Hurricane season is something we know we have to prepare for with ongoing hurricane maintenance. Despite some best efforts, each season is a learning curve, bringing new insights into ways that maintenance should be carried out before hurricane warnings begin. How many of us have sat around tables sharing tales of our experiences, post hurricane, which hindsight indicates could have been avoided? With each one, we learn more about how to prepare. Undoubtedly, we would all doubtlessly rather avoid collecting such stories.
Some of the least desirable hurricane damage scenarios involve roofing and its maintenance. Once the roof goes, every other precious belonging is exposed to the turbulence that hurricanes bring with them. It never hurts to gather more and more hurricane maintenance information to avoid the aftermath stories. Our roofs are vulnerable in this season. There are so many ways that roofing can be affected.
Forms of Damage
How it happens
The pressure that builds up when hurricane winds blow against and around your home can cause damage in a number of ways. Depending on the type, or state, of your roof, you may lose sections of your roofing structure or entire roofs. If damage causes part of your roof to be lifted, the gaps will affect the way pressure builds up inside your home, which may cause the roof to lift altogether.
Any airborne material then becomes a further hazard to the rest of your property. Anything that becomes airborne during a hurricane could account for large amounts of the damage that ensues, post hurricane. Furthermore, water leaking in to your home brings an array of problems over and above structural damage.
Porch roofing is often not as sturdy as the rest of the roofing. This could present a hazard in that if this part of the roofing is pulled away will inevitably lead to damage reaching further into your home. A home should be surveyed for weak spots of any sort.
Loose pieces of furniture, or roof tiles, and other equipment blown from your property or surrounding can cause damage to the roofing of your home. Damage in this case could leave your roof vulnerable to the pressure created, increasing the chances of the roof being uplifted and causing sections to blow off.
Fixtures attached to your roof can pose a hazard. Ventilators, solar panels, and air-conditioning systems, if not properly secured and/or covered, can cause severe damage to your roofing structure. Pipes, guttering and cable also need to be properly secured. Heavy objects being rolled across your roof, or flapping items, create additional damage and risk that is avoidable.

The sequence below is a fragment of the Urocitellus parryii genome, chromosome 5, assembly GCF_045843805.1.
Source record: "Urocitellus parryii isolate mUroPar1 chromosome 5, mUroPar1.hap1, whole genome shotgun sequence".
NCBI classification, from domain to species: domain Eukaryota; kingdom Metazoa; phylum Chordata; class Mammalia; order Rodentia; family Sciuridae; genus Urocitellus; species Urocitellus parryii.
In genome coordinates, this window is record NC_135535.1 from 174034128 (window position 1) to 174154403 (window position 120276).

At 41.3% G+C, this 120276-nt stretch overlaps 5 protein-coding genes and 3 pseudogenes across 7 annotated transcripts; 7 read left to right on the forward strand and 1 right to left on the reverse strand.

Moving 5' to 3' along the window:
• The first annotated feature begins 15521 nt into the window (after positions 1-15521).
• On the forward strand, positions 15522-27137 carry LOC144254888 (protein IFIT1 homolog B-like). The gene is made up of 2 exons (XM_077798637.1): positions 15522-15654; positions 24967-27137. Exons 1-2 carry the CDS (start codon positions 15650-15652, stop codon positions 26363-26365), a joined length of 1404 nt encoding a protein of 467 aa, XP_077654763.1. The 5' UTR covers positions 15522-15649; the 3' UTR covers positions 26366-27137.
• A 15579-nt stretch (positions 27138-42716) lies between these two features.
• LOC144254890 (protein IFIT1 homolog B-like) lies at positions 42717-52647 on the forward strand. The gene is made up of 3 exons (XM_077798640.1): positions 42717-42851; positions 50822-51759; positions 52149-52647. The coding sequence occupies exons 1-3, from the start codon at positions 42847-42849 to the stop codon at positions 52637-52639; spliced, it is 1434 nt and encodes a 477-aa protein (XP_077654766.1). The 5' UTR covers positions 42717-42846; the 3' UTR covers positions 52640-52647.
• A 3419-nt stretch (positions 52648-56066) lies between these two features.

Any overhanging fixtures create a higher risk of roofing, or sections of roofing, being torn off during a storm. Soffits and such fixtures, if not installed properly, can cause water to enter the house over and above the possibility of losing your roof. Gable ends can cause the sheathing to be ripped off of your roofing, leaving your home exposed to secondary problems.
In the above points, it is clear that water coming into the home from gaps in the roof is less than desirable. Even if your roof remains intact during a hurricane, any leaking spots from a lack of maintenance or from poor roofing installation jobs create the space for water to get in. The length of time it will take without functioning equipment will inevitably lead to mold and other humidity related problems.
Small issues can lead to greater expenses down the line. Ensuring that the risky elements of your roof are secure can lessen the damage during a hurricane. Delays in repairs can also make things worse.
Another, secondary hazard is insurance claims, which can be denied if proper care and repair was not done. This should be checked, possibly by someone who could document any issues or guarantee that you were clear of any responsibility.
Some things can only be done when the season hits, but other scenarios can be well avoided with the right kind of action taken year round. Take care of the little things, all year round. When a hurricane warning sounds, there is no time amidst the securing of household goods to consider what could go wrong on your roof.